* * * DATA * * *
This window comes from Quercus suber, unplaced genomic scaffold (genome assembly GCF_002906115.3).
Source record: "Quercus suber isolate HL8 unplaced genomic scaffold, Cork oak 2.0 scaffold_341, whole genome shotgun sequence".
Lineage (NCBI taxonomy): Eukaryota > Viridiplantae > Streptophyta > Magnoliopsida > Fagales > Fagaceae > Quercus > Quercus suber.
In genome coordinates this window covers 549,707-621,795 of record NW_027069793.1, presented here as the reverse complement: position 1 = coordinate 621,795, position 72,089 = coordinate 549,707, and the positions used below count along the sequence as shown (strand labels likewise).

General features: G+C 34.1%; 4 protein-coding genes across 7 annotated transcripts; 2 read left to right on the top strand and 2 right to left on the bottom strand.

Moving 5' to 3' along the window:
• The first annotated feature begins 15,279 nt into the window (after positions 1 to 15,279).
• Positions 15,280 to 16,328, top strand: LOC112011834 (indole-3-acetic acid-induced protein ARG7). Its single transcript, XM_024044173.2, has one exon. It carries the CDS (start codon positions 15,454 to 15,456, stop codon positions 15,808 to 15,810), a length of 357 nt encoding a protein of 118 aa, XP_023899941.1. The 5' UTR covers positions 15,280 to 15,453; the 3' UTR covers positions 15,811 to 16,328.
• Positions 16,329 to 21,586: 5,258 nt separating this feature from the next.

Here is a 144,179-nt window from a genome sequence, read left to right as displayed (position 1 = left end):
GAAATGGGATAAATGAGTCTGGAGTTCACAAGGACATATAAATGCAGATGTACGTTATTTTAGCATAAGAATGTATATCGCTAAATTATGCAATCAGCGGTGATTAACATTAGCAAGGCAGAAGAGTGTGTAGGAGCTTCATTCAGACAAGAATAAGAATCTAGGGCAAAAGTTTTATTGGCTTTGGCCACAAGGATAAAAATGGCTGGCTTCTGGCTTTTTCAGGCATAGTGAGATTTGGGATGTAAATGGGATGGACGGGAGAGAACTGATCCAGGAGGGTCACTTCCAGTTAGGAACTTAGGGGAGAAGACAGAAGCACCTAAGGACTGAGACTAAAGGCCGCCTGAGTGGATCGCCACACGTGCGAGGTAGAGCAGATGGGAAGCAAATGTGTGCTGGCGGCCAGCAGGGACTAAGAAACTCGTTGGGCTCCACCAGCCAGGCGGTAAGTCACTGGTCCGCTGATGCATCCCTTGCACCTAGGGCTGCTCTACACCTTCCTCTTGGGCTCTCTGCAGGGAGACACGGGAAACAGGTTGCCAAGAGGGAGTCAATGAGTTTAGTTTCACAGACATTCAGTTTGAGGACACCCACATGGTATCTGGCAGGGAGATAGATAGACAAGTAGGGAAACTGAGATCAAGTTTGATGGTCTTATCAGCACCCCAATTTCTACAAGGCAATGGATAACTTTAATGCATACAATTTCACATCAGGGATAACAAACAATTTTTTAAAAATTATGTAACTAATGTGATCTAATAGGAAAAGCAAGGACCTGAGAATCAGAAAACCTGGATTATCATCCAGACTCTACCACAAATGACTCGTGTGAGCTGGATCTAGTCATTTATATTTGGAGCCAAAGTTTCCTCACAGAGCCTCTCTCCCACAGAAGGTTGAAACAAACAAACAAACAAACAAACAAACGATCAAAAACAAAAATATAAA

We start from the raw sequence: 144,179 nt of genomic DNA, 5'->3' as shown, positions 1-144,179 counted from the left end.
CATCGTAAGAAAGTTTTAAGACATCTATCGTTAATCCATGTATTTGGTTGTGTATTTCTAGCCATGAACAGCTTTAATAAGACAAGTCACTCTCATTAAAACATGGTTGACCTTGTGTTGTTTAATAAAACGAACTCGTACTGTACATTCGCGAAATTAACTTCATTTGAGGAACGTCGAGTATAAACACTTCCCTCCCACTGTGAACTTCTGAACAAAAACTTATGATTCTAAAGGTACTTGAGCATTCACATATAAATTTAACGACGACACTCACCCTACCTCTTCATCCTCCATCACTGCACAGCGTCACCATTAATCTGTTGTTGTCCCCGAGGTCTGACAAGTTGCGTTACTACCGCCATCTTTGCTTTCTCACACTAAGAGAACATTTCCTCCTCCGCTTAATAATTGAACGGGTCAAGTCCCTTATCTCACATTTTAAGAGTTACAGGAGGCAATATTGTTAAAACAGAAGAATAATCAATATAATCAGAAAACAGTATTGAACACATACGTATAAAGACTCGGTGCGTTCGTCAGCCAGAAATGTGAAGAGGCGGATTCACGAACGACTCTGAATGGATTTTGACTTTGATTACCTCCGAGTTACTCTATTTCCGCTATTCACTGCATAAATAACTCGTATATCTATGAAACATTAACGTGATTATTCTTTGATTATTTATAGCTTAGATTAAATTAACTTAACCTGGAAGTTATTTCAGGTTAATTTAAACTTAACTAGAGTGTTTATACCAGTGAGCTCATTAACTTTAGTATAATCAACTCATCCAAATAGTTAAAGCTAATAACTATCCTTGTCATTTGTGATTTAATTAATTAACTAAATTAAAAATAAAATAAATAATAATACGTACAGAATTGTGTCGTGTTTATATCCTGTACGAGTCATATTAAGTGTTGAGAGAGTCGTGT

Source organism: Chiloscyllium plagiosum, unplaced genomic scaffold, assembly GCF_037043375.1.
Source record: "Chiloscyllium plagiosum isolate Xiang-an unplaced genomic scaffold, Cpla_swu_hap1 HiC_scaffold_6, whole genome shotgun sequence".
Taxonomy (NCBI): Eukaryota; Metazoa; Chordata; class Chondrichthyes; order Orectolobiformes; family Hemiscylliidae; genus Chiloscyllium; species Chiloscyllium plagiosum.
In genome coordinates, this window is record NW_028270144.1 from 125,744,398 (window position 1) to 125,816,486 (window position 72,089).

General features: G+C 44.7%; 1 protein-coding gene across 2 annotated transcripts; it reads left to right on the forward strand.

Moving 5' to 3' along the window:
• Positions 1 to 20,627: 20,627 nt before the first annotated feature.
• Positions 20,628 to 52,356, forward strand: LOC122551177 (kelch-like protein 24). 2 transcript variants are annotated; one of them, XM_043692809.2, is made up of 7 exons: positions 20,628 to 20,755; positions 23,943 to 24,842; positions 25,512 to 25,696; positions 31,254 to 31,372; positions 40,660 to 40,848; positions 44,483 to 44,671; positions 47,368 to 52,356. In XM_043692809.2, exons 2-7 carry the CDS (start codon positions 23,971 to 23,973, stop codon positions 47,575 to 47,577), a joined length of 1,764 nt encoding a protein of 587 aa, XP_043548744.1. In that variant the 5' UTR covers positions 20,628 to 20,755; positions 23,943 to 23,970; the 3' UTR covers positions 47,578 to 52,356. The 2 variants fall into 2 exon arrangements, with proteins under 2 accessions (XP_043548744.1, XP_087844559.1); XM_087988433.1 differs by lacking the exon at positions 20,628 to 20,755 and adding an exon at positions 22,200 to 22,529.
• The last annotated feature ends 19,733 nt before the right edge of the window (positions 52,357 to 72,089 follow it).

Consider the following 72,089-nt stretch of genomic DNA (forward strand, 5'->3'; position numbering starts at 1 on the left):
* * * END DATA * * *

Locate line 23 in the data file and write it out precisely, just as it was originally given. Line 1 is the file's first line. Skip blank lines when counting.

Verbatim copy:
Consider the following 72,089-nt stretch of genomic DNA (forward strand, 5'->3'; position numbering starts at 1 on the left):